In our last blog, we examined the price differentials of using Google Meet Vs Zoom for business video conferencing. This week we take a deep dive into the security questions and features that can be used on each platform. There is no doubt that these two platforms have become an integral part of remote working since March. Businesses have come to depend on the reliable and efficient way to connect with employees, clients, and vendors in a way that still allows for some level of face-to-face interaction. Business leaders and managers will want to be able to access some fun features that enhance meetings as well as be aware of the security protocols that are protecting these sometimes sensitive conference calls.
We have probably all heard of some of the security lapses of Zoom security protocols in the last five months. One such phenomenon is called Zoombombing. This is when an uninvited person joins a Zoom meeting and interrupts a private call by using foul language, inappropriate images, or offensive slurs. For the most part this was done as a prank by younger users hoping for a good laugh. Unfortunately, these Zoombombings shed light on some serious security lapses that have, for the most part, been rectified by Zoom. In April of this year, the company announced some safety features that could improve security would be enabled by default.According to Gadgets 360 online, Google Meet has numerous security features that counteract interruptions and concerns that are frequently addressed with Zoom calls. For example, Google Meet supports multiple 2-step verification options for user accounts and adheres to IETF security standards for Datagram Transport Layer Security (DTLS) and Secure Real-time Transport Protocol (SRTP). Meet also generates a unique encryption key that only exists as long as the meeting runs and is transmitted in an encrypted and secured RPC (remote procedure call) when the meeting is set up. In contrast, Zoom uses the AES 256-bit GCM encryption standard that is touted to be enabled across all accounts by May 30.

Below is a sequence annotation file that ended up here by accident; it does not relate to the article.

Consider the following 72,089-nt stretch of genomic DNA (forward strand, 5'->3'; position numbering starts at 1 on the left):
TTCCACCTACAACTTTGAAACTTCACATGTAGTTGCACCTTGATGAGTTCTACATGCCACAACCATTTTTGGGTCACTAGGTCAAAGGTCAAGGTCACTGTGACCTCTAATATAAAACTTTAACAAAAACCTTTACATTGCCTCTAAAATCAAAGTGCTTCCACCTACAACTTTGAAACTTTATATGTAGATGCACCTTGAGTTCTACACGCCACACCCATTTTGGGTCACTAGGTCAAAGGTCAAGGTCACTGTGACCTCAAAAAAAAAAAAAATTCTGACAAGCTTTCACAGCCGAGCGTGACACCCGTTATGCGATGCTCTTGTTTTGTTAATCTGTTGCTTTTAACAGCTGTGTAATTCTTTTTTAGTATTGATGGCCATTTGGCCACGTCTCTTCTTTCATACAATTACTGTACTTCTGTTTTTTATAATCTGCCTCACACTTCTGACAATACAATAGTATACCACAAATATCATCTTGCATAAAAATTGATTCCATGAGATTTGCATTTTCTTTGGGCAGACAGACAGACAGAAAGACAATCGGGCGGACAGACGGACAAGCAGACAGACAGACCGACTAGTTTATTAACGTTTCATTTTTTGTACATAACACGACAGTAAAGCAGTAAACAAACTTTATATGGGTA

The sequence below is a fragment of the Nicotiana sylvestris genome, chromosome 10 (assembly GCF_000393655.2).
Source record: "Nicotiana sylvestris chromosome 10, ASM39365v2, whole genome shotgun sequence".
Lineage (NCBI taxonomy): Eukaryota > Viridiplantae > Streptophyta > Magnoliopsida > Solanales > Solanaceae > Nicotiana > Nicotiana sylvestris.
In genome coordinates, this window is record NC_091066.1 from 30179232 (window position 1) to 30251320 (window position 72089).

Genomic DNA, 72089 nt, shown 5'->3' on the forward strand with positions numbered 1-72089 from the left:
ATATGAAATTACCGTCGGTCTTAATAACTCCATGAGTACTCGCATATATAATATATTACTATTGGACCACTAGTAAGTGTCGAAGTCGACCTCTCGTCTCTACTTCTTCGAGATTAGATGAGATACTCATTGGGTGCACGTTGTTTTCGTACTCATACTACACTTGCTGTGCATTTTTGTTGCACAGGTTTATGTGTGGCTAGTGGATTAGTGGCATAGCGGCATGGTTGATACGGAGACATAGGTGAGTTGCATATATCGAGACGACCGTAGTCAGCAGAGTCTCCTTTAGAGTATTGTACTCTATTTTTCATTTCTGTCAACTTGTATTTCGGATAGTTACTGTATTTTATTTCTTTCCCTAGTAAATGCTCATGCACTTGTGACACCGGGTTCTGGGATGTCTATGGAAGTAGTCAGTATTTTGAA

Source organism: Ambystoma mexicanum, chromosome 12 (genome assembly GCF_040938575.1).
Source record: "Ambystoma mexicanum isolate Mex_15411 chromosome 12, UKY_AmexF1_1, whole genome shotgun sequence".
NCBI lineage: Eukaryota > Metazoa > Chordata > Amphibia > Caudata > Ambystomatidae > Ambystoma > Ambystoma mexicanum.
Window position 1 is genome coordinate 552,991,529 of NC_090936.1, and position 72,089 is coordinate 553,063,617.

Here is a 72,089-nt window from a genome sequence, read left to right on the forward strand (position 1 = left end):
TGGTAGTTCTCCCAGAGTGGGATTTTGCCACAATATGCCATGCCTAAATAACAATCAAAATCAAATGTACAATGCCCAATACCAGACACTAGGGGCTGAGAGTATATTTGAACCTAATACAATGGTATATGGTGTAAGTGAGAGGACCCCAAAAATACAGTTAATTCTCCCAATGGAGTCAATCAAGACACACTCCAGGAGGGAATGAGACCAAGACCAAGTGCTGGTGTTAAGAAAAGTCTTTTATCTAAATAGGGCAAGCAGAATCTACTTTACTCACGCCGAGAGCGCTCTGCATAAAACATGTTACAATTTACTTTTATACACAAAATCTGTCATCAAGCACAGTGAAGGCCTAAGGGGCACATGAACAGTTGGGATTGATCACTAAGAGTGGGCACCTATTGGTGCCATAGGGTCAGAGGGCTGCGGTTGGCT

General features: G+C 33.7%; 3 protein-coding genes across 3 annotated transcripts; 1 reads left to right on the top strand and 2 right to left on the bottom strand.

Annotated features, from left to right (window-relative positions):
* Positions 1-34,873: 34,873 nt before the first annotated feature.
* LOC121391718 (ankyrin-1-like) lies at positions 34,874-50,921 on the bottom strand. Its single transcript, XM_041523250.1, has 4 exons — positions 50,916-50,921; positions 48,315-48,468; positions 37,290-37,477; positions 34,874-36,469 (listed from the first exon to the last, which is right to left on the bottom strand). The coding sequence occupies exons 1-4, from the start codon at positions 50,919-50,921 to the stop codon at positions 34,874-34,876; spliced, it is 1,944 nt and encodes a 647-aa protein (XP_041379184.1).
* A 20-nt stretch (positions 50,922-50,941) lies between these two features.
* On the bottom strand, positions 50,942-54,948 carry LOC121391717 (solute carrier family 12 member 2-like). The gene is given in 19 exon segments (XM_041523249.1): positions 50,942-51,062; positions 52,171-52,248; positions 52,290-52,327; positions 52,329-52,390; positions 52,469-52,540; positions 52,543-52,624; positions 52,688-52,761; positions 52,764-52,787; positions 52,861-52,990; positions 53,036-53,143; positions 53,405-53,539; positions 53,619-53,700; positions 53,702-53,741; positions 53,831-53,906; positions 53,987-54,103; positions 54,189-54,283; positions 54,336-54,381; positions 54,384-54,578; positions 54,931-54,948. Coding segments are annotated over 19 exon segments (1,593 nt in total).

When comparing the two platforms’ additional features, it is important to note that they are incredibly similar in most aspects of virtual meeting. For example, both allow for availability through multiple devices like laptops, desktops, and mobile devices. Both also provide the ability to share your screen with attendees of your virtual meeting.The two programs do diverge however when it comes to number of participants, backgrounds available, recordings, and interactions. Google Meet can accommodate up to 250 participants, while Zoom can host up to 1,000 participants depending on the licensing. That means if your business needs a large platform and ability to reach a huge audience, Zoom may be the way to go. For more simple meetings, Google Meet is easy-to-use, reliable and universally understood. When it comes to backgrounds that are fun like beaches, volcanoes, and even a jail, Zoom wins hands down. It all depends on what kind of elaborate background you require for your meeting. Currently, Google Meet has no backgrounds. Recordings are another aspect of virtual meetings that many employers value. The ability to playback a conference call can be invaluable and allow for details to be reviewed. Zoom allows you to record meetings in MP4 (video) and M4A (audio) formats that you can store locally on your system. This is unlike Google Meet that doesn't allow recording of virtual meetings for free users. However, if you're a paid G Suite Enterprise or G Suite Enterprise for Education editions, you can record meetings seamlessly.Other unique interactions that may be attractive to your company are Raise Hand and Emoji Response features by Zoom that Google Meet lacks or integration of meetings with other teams using Skype for Business, and other video meeting systems based on the SIP and H.323 standards that Google Meet allows. Need help deciding which plan is right for your company? Let our team at Spectra help you determine the features, cost, and security your business requires for virtual meetings.